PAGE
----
First medicine to treat rare Morquio A syndrome goes on sale
A new enzyme replacement therapy, elosulfase alfa, has been launched for a rare and debilitating genetic disease known as Morquio A syndrome.
Morquio A syndrome sufferers lack an enzyme that breaks down glycosaminoglycans (GAGs), leading to the harmful build-up of partially digested GAGs in cells, leading to tissue and organ dysfunction.
Elosulfase alfa — a recombinant form of the missing enzyme human N-acetylgalactosamine-6-sulfatase — breaks down the accumulated GAGs, although any damage already wrought cannot be undone by the treatment.
In the UK, 37 patients took part in phase III/IV clinical trials of the drug. “These patients say they feel the medicine is making a big difference to their lives, particularly to their respiratory problems and it has improved their endurance and pain,” says Christine Lavery, chief executive of The Society for Mucopolysacchride Diseases.
At birth, babies appear healthy but gradually become more disabled and often do not live beyond their twenties or thirties. Symptoms include short stature and changes to the skeleton that eventually prevent people from walking. “If patients receive the treatment early enough, it is hoped that this will prevent some of the symptoms developing,” says Lavery.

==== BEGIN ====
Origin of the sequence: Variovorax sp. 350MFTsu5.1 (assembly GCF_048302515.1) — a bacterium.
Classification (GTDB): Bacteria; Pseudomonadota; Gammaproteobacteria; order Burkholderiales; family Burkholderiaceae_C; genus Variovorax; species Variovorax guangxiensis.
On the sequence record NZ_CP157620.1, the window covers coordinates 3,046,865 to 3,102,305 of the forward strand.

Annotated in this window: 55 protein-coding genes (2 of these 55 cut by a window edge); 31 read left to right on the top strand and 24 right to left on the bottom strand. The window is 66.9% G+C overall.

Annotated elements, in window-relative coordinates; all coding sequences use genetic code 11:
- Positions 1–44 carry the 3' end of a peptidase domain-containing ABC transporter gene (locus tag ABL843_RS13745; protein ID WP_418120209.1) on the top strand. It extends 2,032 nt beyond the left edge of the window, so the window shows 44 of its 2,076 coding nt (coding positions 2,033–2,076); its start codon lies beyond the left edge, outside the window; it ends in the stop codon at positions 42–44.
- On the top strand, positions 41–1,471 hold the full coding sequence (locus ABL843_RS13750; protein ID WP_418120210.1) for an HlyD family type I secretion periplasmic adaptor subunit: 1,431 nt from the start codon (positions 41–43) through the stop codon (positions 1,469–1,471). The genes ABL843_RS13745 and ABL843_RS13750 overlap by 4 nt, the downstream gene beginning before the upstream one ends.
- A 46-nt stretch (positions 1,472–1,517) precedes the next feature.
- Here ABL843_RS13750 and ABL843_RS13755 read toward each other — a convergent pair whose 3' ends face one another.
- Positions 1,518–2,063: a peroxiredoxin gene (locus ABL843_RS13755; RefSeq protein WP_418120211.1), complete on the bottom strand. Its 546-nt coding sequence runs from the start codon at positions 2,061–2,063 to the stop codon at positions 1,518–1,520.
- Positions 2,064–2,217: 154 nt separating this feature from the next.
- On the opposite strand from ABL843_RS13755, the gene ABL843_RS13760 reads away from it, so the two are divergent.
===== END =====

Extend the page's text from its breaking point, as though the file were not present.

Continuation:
In a phase III clinical trial, it was found that patients receiving elosulfase alfa could walk an average of 22.5 metres further in 6 minutes, compared with placebo (95 per cent confidence interval, 4.0–40.9; P=0.0174).
Biomarin, the company that manufactures elosulfase alfa, says the drug costs UK£198,000 per patient each year.
In the UK, only 105 people have the syndrome and those who took part in the trial will be able to continue to receive the medicine until a decision is made on whether elosulfase alfa will be funded by the NHS, says Lavery.
Enzyme replacement therapies already exist for other lysosomal storage diseases, with drugs for type I, II and VI mucopolysaccharidosis priced similarly to elosulfase alfa; all are available on the NHS.
A decision to make elosulfase alfa available on the NHS is not expected until the end of 2015. “We are urging NHS England’s Clinical Priorities Advisory Group to make an urgent interim decision, in which case a decision could be made as early as July this year.”
Action: Replaces missing enzyme N-acetylgalactosamine-6-sulfatase.
Dose:2mg/kg of body weight administered once a week. The total volume shouldbe administered over approximately four hours. Patients should receive antihistamines with or without antipyretic, 30 to 60 minutes prior to infusion, because of the potential for hypersensitivity reactions.
Legal category: POM.
NHS list price: £198,000 per year.
Citation: The Pharmaceutical Journal DOI: 10.1211/PJ.2014.11138313
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